Date of this Version
Nebraska Bird Review (June 1991) 59(2).
Atwood (1986) described nocturnal communal roosting by the California Least Tern (Sterna antillarum browni). Such behavior has not been described in other Least Tern subspecies (Whitman, 1988).
Nocturnal roosting by Interior Least Terns (Sterna antillarum athalassos) was observed on each of three evenings between 23 and 31 May 1989 and once on 15 May 1990 when we observed a known nesting location. Least Terns congregated immediately before sunset and started flying in pairs or small groups with much vocalization. Occasionally all birds joined into one compact flock exhibiting synchronized flight as observed by Atwood (1986). With fading light, the birds joined in synchronized flight and made one to three low sweeps over the roosting area with individuals dropping out to land on each sweep. Least Terns were spaced from 0.3 to 1.0 m apart in the roosting area within loose groups. Upon landing birds began preening with continued vocalization. Approximately 1 to 2 minutes after the last bird landed, vocalizations and preening ceased. Silence and inactivity continued past dark. Examination of the roost in daylight revealed evenly spaced scrapes in the substrate. Least Terns were also observed roosting in depressions made by tire tracks within the roosting area.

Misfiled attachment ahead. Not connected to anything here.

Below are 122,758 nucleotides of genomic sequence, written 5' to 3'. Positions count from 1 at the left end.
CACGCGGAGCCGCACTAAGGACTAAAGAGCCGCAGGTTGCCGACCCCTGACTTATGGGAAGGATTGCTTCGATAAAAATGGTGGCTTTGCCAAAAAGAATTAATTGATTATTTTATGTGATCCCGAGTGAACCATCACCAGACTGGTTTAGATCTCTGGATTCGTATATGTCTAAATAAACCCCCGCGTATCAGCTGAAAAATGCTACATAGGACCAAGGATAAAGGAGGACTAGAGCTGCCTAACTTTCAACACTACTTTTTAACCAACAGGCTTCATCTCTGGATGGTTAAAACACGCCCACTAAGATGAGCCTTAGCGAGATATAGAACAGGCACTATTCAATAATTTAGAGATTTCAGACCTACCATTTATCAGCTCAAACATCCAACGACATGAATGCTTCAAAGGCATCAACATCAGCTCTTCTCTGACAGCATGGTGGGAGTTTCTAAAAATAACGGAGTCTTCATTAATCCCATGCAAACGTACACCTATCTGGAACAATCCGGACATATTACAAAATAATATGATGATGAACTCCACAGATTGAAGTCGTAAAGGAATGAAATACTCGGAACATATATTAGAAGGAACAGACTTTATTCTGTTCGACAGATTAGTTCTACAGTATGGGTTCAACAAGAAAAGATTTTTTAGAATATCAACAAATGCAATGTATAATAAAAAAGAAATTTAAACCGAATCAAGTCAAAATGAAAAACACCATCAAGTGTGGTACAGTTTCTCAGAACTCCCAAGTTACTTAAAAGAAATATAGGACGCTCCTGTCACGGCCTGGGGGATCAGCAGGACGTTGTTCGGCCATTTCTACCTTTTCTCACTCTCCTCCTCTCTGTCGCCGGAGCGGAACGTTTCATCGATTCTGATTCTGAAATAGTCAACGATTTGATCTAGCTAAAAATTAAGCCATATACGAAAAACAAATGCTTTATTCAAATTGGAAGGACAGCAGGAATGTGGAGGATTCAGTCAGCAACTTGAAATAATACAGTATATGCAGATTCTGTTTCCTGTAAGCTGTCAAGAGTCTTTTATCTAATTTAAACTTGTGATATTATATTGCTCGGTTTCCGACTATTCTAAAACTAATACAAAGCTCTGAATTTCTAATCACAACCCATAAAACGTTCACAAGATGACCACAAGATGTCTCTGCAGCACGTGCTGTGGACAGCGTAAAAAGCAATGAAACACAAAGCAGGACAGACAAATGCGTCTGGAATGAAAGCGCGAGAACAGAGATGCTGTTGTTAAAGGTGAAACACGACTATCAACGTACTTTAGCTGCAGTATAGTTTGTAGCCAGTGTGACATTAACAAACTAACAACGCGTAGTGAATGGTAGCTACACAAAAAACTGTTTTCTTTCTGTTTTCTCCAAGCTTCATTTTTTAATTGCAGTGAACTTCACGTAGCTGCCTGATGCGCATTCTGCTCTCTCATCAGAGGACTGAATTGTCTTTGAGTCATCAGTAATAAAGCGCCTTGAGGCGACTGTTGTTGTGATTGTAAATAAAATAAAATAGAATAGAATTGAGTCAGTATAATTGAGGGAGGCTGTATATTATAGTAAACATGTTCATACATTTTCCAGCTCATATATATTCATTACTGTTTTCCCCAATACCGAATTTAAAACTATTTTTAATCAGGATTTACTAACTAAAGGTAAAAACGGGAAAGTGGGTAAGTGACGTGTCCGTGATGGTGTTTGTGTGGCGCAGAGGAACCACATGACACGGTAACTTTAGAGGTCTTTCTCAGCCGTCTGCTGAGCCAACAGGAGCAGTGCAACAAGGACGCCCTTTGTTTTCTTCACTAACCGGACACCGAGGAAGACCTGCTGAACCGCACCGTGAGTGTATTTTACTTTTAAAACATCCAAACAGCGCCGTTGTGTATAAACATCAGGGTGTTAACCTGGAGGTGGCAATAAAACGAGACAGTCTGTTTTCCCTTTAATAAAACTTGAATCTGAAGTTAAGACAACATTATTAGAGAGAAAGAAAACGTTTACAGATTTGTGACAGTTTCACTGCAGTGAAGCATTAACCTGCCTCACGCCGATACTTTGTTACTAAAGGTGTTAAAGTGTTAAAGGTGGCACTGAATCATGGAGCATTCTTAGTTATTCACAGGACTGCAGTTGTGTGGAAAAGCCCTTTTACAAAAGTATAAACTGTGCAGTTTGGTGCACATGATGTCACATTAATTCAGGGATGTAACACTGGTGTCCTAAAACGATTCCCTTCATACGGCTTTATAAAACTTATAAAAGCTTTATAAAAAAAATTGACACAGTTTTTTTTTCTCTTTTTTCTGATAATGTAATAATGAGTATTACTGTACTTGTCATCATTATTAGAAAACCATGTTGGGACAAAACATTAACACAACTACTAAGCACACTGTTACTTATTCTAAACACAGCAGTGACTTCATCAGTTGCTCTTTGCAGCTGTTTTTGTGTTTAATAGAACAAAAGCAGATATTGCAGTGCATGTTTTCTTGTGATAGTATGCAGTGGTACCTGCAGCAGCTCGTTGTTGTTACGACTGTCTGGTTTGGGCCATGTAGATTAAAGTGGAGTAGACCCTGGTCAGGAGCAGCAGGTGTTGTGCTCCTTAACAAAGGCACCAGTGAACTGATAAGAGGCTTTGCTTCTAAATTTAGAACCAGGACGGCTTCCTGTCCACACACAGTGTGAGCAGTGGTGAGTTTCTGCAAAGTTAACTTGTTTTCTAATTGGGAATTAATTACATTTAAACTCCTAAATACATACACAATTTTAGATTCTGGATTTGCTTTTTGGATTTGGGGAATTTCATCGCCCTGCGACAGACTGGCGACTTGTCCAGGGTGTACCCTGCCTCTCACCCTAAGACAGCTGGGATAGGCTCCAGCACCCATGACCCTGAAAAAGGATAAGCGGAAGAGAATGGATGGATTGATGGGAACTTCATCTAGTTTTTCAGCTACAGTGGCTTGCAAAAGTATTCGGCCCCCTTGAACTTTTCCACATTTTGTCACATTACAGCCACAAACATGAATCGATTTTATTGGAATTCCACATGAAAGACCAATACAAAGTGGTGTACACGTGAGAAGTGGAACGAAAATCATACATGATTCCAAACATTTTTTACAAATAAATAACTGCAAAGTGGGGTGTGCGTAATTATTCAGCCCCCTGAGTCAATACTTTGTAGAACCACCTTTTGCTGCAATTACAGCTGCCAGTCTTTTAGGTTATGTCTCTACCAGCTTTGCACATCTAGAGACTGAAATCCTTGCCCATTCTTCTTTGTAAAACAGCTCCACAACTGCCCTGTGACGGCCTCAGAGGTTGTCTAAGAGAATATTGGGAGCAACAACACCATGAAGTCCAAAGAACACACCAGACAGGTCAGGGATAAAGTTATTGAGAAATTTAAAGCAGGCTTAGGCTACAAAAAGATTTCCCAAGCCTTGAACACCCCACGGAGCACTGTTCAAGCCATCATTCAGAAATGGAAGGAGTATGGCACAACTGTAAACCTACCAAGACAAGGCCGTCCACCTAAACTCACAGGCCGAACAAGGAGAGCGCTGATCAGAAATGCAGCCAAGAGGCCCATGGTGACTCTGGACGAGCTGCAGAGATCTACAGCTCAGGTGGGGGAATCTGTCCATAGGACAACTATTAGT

Our observations of night roosting were at a group of inactive sand and gravel pits near Elm Creek, Buffalo County, Nebraska (NE¼, N½, sec. 16, R1SW, T8N). The roosting area was located in a depression 42 m by 70 m, with the outer rim ranging from 0.25 to 1.5 m above the depression floor. The floor was relatively level and had a predominantly gravel substrate. The roost site may have afforded some degree of wind protection. Nesting occurred at other sites within the sand pit complex, but not within the area used for nocturnal roosting. Nests were located on sandy substrates, 115-460 m from the roosting location.